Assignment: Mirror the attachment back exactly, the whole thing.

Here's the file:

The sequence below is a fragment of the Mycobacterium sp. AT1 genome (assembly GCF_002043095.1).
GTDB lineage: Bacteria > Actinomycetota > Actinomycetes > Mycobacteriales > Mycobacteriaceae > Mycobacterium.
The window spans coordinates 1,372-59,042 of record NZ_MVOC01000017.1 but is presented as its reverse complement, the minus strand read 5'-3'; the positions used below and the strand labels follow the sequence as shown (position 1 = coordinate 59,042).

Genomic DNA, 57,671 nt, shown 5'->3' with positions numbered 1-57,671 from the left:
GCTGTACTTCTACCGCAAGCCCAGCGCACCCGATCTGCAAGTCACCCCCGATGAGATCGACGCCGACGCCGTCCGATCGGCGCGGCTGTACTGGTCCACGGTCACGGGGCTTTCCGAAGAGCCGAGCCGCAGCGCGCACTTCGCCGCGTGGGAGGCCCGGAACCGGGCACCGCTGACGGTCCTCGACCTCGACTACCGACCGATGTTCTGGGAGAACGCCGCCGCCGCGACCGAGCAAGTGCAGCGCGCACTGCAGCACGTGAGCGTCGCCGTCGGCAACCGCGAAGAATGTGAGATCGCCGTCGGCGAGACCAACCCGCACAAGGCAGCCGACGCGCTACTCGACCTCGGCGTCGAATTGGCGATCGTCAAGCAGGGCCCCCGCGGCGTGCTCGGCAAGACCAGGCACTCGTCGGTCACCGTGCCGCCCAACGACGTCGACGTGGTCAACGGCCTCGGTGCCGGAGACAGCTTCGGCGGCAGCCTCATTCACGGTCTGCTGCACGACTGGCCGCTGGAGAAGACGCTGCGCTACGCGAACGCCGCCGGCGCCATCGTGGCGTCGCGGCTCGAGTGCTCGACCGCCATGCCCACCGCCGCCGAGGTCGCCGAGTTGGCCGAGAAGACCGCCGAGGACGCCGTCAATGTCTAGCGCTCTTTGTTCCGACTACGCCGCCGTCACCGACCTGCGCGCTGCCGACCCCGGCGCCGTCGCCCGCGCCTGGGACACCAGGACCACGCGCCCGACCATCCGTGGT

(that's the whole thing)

The sequence below is a fragment of the Mycobacterium sp. AT1 genome (assembly GCF_002043095.1).
GTDB lineage: Bacteria > Actinomycetota > Actinomycetes > Mycobacteriales > Mycobacteriaceae > Mycobacterium.
The window spans coordinates 1,372-59,042 of record NZ_MVOC01000017.1 but is presented as its reverse complement, the minus strand read 5'-3'; the positions used below and the strand labels follow the sequence as shown (position 1 = coordinate 59,042).

Genomic DNA, 57,671 nt, shown 5'->3' with positions numbered 1-57,671 from the left:
GCTGTACTTCTACCGCAAGCCCAGCGCACCCGATCTGCAAGTCACCCCCGATGAGATCGACGCCGACGCCGTCCGATCGGCGCGGCTGTACTGGTCCACGGTCACGGGGCTTTCCGAAGAGCCGAGCCGCAGCGCGCACTTCGCCGCGTGGGAGGCCCGGAACCGGGCACCGCTGACGGTCCTCGACCTCGACTACCGACCGATGTTCTGGGAGAACGCCGCCGCCGCGACCGAGCAAGTGCAGCGCGCACTGCAGCACGTGAGCGTCGCCGTCGGCAACCGCGAAGAATGTGAGATCGCCGTCGGCGAGACCAACCCGCACAAGGCAGCCGACGCGCTACTCGACCTCGGCGTCGAATTGGCGATCGTCAAGCAGGGCCCCCGCGGCGTGCTCGGCAAGACCAGGCACTCGTCGGTCACCGTGCCGCCCAACGACGTCGACGTGGTCAACGGCCTCGGTGCCGGAGACAGCTTCGGCGGCAGCCTCATTCACGGTCTGCTGCACGACTGGCCGCTGGAGAAGACGCTGCGCTACGCGAACGCCGCCGGCGCCATCGTGGCGTCGCGGCTCGAGTGCTCGACCGCCATGCCCACCGCCGCCGAGGTCGCCGAGTTGGCCGAGAAGACCGCCGAGGACGCCGTCAATGTCTAGCGCTCTTTGTTCCGACTACGCCGCCGTCACCGACCTGCGCGCTGCCGACCCCGGCGCCGTCGCCCGCGCCTGGGACACCAGGACCACGCGCCCGACCATCCGTGGT